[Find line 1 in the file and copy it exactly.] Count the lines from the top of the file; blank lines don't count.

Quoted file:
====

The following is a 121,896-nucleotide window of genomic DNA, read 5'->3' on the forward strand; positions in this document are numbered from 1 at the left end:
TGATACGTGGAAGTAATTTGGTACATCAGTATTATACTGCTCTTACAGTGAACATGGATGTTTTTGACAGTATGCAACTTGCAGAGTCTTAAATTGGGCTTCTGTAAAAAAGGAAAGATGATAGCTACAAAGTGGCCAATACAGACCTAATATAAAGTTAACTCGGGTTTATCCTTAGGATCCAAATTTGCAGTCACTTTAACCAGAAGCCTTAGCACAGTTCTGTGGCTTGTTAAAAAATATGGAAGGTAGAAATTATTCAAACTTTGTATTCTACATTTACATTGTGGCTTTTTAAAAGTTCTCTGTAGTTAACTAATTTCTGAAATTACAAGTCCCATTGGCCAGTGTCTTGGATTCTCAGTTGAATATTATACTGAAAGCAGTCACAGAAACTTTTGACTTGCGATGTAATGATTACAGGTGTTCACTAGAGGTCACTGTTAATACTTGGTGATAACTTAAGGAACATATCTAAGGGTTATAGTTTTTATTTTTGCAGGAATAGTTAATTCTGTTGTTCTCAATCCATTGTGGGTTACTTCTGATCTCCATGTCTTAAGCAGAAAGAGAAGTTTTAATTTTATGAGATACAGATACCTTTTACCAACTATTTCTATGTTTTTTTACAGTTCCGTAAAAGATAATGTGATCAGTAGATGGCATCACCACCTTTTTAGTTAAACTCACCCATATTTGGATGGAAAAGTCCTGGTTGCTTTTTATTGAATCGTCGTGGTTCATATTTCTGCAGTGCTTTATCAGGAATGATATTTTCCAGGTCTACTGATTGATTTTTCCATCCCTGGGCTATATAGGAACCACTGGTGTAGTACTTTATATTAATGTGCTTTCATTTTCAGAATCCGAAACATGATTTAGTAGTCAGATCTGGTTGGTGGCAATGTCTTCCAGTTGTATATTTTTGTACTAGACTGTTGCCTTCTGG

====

The following is a 121,896-nucleotide window of genomic DNA, read 5'->3' on the forward strand; positions in this document are numbered from 1 at the left end: